338. Hence he says, they that are Christ’s, i.e., who have the Spirit of God; for if any man have not the Spirit of Christ, he is none of his (Rom 8:9). Accordingly, those are led by the Spirit of God who are Christ’s. They, I say, have crucified their flesh, with the vices and concupiscences. He does not say that they shun vices and concupiscences, because a good physician cures well when he applies remedies against the cause of the disease. But the flesh is the root of vices. Therefore, if we would shun vices, the flesh must be tamed: I chastise my body and bring it under subjection (1 Cor 9:27).
Quia vero caro domatur per vigilias, ieiunia et labores—Eccli. XXXIII, 28: servo malevolo tortura et compedes, etc.—ad haec autem opera moventur ex devotione quam habent ad Christum crucifixum, ideo signanter dicit crucifixerunt, id est Christo crucifixo se conformaverunt, affligendo carnem suam, et cetera. Rom. VI, 6: vetus homo noster simul crucifixus est, et cetera. Supra II: ut Deo vivam, Christo confixus sum cruci, et cetera.
But because the flesh is tamed by vigils, fasts and labors—torture and fetters are for a malicious slave; send him to work that he be not idle (Sir 33:28)—and one is led to such works out of devotion to Christ crucified, therefore he specifically says, they have crucified, i.e., conformed themselves to Christ crucified by afflicting their flesh: our old man is crucified with him that the body of sin may be destroyed (Rom 6:6); that I may live to God: with Christ I am nailed to the cross (Gal 2:19).
Quia vero non crucifigunt carnem destruendo naturam, quia nemo carnem suam odio habuit, ut dicitur Eph. V, 29, sed quantum ad ea quae contrariantur legi, ideo dicit cum vitiis, id est cum peccatis, et concupiscentiis, id est passionibus, quibus anima inclinatur ad peccandum. Non enim bene crucifigit carnem qui etiam passionibus locum non aufert, aliter cum ratio non semper invigilet ad peccata vitandum, ut oportet, posset quandoque cadere. Eccli. XVIII, 30: post concupiscentias tuas non eas, et cetera. Rom. XIII, 14: carnis curam ne feceritis in desideriis, et cetera.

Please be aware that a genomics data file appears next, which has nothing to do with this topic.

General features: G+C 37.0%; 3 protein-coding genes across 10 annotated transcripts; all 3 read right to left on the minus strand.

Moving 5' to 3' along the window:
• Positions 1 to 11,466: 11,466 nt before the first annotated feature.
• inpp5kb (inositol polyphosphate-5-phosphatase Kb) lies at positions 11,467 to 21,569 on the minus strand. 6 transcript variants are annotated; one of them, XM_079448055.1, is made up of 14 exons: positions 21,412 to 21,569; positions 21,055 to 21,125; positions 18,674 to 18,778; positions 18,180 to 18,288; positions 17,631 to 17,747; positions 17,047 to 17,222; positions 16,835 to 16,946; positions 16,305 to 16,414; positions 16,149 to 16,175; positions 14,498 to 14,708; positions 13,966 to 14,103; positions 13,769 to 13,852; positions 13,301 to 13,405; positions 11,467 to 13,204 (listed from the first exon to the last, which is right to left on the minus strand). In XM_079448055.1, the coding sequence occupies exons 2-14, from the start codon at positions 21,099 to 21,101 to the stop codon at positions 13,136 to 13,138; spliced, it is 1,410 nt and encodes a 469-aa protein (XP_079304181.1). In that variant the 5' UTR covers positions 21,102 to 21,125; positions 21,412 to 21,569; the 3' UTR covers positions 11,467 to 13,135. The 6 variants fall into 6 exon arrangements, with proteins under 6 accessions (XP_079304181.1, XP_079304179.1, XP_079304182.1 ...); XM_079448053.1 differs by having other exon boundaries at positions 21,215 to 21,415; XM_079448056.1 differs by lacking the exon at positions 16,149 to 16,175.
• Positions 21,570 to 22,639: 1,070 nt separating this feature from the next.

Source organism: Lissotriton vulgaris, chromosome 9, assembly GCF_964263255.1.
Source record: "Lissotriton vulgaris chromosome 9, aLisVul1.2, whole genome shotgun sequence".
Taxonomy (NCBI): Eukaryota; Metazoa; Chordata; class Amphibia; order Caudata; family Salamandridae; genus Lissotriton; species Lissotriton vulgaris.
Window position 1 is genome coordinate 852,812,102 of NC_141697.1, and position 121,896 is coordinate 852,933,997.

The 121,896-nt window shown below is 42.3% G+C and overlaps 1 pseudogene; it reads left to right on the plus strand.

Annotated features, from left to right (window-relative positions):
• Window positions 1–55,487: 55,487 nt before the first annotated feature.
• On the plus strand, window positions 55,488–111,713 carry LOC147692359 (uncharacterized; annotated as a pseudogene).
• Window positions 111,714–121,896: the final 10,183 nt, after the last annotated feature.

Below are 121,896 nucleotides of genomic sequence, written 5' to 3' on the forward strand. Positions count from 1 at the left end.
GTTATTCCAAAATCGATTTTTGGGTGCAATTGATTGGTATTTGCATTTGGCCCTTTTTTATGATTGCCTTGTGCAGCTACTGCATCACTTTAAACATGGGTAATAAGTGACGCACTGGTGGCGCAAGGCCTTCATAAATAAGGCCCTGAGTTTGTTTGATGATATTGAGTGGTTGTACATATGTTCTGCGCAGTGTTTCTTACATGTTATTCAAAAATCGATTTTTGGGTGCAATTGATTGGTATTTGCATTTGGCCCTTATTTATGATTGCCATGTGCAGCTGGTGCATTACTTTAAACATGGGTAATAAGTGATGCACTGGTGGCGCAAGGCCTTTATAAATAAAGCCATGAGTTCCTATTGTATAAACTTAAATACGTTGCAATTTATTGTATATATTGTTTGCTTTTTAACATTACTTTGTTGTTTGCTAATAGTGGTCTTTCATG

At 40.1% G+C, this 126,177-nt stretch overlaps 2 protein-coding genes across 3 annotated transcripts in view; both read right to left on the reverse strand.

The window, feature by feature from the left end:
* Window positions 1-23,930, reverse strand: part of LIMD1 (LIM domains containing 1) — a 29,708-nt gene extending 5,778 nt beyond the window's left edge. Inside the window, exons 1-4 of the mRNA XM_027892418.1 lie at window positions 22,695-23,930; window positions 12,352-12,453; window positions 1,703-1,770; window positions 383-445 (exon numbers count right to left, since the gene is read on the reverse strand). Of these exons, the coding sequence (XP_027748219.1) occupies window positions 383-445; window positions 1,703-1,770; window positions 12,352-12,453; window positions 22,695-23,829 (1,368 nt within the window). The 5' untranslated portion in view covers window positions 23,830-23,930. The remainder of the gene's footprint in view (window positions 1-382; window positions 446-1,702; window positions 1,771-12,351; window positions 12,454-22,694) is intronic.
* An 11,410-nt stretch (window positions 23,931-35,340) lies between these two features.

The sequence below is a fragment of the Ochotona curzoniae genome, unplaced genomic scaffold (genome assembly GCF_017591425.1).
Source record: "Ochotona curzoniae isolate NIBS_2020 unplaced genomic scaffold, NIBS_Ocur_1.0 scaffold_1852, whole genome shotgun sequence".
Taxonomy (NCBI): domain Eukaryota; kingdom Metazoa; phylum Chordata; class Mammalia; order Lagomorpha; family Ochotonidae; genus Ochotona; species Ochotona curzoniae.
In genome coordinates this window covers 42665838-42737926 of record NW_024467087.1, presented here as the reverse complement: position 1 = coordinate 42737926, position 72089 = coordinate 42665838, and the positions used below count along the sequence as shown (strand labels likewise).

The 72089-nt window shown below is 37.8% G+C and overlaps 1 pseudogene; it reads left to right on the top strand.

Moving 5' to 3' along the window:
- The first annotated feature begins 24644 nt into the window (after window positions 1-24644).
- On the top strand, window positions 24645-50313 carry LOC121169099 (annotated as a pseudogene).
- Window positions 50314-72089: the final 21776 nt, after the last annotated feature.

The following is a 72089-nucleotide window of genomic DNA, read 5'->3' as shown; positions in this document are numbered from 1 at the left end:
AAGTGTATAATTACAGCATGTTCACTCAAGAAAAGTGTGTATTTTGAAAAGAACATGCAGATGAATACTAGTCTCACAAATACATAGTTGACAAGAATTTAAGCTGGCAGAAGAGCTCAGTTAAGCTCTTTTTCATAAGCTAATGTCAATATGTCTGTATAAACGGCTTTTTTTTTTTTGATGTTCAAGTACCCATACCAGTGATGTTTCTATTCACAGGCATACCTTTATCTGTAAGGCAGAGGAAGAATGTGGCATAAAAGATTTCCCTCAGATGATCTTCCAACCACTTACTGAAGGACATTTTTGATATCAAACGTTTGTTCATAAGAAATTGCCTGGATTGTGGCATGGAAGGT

But because they do not crucify the flesh by destroying nature, for no one hates his own flesh (Eph 5:29), but with respect to matters that are contrary to the law, for that reason he says, with the vices, i.e., with the sins, and concupiscences, i.e., passions, whereby the soul is inclined to sin. For he does not crucify his flesh well who leaves room for passions; otherwise, since reason is not always alert to avoid sin, as it ought, he might fall at some time: do not go after your lusts, but turn away from your own will (Sir 18:30); do not make provision for the flesh in its concupiscence (Rom 13:14).
339. Consequenter cum dicit si Spiritu vivimus, etc., ponit tertium beneficium Spiritus Sancti, quod confert vitam. Et
339. Then when he says, if we live in the Spirit, let us also walk in the Spirit, he mentions the third benefit of the Holy Spirit, namely, the conferring of life.
primo ponit beneficium Spiritus Dei;
First, he mentions this benefit of the Spirit of God;
secundo excludit vitia spiritus mundi, ibi non efficiamur, et cetera.
second, he rejects the vices of the spirit of the world, at let us not be made desirous.